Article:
Voting Stations From Around The World
November 6, 2012
Happy Voting Day, America! Today, more than 100 million Americans are expected to take to the voting booths, and we hope everyone of our readers is among them!
Which leads us to the topic of this post: the voting booth. In a video posted this morning on the New York Times, funny guy Mo Rocca explores the design of America’s voting ballots, which he finds “in need of a makeover”. Citing the Florida ballot kerfuffle of 2000 and George W. Bush’s subsequent election, Rocca claims that the graphic interface of a ballot can, in fact, impact the course of world history. That might be an overstatement–it’s questionable how large design’s role in changing the world is–but it’s presence in the democratic process is undeniable.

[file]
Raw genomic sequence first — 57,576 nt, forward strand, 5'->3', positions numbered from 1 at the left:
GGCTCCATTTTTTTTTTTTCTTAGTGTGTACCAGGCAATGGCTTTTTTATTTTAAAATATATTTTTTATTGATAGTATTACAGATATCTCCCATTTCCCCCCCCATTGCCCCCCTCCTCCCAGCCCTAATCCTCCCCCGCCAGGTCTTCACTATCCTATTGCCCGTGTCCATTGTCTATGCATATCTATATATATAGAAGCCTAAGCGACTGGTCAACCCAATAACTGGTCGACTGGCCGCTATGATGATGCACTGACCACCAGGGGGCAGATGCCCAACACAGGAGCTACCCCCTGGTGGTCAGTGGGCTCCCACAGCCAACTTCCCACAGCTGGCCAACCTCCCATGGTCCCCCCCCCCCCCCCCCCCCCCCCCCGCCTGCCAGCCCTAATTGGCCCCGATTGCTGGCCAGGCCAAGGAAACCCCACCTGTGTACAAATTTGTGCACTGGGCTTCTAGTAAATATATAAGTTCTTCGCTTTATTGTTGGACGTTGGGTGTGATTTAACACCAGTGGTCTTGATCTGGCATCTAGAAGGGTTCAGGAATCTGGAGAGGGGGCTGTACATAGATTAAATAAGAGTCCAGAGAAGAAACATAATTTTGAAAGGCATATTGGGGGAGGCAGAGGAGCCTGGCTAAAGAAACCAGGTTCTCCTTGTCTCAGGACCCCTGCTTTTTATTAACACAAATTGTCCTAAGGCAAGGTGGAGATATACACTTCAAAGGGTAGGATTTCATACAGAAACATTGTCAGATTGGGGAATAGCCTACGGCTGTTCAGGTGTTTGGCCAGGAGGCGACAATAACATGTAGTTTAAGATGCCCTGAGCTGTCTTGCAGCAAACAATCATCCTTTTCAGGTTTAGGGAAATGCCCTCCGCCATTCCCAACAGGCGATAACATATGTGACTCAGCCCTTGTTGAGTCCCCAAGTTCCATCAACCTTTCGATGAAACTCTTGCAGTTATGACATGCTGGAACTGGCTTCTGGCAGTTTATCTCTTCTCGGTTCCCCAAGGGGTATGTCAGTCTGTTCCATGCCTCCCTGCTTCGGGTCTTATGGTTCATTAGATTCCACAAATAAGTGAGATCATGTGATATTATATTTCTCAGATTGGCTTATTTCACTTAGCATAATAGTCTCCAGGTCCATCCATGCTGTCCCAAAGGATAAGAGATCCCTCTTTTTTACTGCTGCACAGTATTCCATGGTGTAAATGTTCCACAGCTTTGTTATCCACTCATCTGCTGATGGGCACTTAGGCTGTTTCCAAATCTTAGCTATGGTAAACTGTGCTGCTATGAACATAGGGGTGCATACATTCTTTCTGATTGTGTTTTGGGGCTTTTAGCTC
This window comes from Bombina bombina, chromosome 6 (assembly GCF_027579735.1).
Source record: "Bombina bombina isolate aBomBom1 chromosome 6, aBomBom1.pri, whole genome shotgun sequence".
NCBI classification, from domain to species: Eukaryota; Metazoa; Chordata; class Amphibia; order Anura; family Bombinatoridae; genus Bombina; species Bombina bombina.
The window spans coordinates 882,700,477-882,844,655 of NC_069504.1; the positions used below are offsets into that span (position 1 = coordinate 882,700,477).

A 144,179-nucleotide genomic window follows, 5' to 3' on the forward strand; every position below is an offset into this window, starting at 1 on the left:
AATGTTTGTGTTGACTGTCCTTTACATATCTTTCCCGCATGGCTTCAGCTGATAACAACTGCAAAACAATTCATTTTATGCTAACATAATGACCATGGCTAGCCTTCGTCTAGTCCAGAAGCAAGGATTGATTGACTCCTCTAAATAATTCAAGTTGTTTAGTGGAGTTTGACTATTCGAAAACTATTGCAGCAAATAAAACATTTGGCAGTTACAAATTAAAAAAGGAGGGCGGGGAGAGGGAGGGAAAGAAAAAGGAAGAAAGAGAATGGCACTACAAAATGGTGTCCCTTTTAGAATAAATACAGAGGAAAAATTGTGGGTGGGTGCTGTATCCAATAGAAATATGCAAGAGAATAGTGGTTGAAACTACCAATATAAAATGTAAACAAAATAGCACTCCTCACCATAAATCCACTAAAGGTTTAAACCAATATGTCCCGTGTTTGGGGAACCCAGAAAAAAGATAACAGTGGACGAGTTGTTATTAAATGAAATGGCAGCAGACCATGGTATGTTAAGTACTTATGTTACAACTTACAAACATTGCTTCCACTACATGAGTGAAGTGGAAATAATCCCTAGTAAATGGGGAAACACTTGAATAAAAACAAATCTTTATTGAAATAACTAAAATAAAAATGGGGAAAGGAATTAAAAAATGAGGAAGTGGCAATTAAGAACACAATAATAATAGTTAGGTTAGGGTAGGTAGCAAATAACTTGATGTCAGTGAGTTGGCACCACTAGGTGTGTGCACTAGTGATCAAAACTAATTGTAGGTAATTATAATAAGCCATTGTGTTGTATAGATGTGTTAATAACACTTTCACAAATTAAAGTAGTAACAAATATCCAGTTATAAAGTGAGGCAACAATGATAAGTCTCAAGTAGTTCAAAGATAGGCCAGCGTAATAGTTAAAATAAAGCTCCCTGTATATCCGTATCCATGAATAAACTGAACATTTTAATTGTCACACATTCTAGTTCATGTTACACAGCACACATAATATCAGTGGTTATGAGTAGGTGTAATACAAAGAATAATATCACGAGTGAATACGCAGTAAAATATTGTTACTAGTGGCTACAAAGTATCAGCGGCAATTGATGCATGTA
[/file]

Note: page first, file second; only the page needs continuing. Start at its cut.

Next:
Integral to that process is the voting booth, the design of which matters surprisingly little when considered alongside its chief function: to provide a private space in which one can cast their vote away from prying eyes, zealous party devotees, and other coercive meddlers. Whether consisting of curtains and railing or just cardboard dividers, the voting booth is almost always meek. But frail though its construction may seem, it more than overcomes these limitations through symbolic capital, namely, the mechanism by which the secret vote is preserved. The voting booth empowers the individual to exercise his or her right to elect their own leaders–and that’s quite an achievement. In the spirit of voting, we thought we’d look at voting stations across the world, from Egypt to Venezuela, Papa New Guinea to Kenya. They all come in different shapes and sizes, but they’re all witnesses to the same goal. Click through for more.
USA, photo via
Australia, photo: Giulio Saggin for ABC News
Kenya, photo: Noor Khamis-Reuters
Afghanistan, photo via
Egypt, photo: Mohamed Abd El Ghany for Reuters
Imphal, India, photo via
Venezuela, photo via